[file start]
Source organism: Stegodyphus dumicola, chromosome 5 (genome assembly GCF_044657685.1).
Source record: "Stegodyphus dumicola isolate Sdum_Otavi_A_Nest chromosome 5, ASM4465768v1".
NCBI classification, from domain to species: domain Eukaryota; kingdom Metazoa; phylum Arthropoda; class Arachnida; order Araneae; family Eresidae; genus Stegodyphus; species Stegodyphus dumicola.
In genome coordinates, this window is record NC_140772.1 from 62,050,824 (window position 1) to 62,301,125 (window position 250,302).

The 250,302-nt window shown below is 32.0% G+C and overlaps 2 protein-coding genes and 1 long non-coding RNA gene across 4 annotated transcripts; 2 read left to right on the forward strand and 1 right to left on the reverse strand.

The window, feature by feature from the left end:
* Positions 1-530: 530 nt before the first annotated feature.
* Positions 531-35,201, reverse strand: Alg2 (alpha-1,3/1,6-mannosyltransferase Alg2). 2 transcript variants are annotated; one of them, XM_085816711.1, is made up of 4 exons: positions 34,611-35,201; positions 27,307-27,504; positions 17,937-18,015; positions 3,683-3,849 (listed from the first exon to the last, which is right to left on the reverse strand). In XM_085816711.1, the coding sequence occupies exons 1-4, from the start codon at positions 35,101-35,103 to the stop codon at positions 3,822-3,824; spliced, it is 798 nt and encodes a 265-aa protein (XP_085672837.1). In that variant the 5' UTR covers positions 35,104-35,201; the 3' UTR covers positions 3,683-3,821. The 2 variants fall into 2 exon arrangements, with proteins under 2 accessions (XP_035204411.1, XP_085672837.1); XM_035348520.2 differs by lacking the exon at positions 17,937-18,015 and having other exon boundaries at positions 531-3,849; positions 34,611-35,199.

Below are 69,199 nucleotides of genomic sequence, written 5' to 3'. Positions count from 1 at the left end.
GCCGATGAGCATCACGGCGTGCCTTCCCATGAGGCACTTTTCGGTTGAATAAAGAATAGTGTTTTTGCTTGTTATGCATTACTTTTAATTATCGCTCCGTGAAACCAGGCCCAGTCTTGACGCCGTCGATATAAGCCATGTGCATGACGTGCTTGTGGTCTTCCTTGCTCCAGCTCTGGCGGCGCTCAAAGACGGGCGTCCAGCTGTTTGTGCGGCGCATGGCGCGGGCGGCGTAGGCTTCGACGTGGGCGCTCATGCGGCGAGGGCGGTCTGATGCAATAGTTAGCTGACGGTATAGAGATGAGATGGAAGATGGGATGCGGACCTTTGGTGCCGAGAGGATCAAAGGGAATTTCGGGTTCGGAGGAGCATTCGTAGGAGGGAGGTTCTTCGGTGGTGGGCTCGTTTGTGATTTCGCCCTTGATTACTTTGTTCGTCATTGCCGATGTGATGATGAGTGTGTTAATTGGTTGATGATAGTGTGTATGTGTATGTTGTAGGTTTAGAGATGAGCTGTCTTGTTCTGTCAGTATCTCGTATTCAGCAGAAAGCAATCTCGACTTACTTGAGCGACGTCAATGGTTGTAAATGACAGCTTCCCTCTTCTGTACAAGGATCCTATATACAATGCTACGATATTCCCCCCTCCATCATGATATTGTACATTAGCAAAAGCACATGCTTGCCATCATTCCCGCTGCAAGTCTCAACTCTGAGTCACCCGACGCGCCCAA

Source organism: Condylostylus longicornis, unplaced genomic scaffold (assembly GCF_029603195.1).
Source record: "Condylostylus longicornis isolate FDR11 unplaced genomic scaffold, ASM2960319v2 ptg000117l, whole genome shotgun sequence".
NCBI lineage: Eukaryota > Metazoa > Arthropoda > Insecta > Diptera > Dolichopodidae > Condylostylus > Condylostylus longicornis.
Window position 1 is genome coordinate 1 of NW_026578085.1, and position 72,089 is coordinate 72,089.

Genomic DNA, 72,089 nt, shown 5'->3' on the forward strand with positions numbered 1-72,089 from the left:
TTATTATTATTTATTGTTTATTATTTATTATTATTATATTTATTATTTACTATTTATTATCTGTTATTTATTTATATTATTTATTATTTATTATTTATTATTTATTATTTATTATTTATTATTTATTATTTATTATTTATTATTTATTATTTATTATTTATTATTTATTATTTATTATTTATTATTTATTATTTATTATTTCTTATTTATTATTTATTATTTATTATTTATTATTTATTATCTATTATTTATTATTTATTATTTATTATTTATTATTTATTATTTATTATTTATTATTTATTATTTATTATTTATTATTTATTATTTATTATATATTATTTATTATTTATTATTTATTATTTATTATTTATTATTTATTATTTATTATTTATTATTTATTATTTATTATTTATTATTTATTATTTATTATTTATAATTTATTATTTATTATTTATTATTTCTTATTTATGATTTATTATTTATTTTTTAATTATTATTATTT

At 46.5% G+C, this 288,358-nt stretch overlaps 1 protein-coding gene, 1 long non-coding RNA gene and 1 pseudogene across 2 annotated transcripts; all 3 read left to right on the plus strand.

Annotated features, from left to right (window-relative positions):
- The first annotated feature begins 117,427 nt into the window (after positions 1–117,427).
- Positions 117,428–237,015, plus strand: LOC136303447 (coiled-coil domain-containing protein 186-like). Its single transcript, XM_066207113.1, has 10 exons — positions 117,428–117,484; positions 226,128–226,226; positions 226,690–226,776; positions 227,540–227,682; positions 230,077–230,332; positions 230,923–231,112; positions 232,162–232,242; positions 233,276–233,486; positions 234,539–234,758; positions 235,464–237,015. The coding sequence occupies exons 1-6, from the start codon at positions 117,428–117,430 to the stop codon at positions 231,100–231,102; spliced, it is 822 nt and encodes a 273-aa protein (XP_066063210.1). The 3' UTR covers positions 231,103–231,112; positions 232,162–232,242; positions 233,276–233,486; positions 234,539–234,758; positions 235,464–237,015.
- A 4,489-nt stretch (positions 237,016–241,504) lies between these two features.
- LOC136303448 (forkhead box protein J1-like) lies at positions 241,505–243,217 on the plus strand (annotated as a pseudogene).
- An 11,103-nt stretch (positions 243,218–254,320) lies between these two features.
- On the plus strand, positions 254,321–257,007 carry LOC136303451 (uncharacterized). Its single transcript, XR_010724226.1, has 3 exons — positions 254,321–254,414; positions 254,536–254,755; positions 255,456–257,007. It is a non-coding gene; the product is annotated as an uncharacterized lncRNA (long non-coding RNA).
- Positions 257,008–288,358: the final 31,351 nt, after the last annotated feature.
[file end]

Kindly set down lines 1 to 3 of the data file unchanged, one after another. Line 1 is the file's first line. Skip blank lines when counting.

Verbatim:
Source organism: Stegodyphus dumicola, chromosome 5 (genome assembly GCF_044657685.1).
Source record: "Stegodyphus dumicola isolate Sdum_Otavi_A_Nest chromosome 5, ASM4465768v1".
NCBI classification, from domain to species: domain Eukaryota; kingdom Metazoa; phylum Arthropoda; class Arachnida; order Araneae; family Eresidae; genus Stegodyphus; species Stegodyphus dumicola.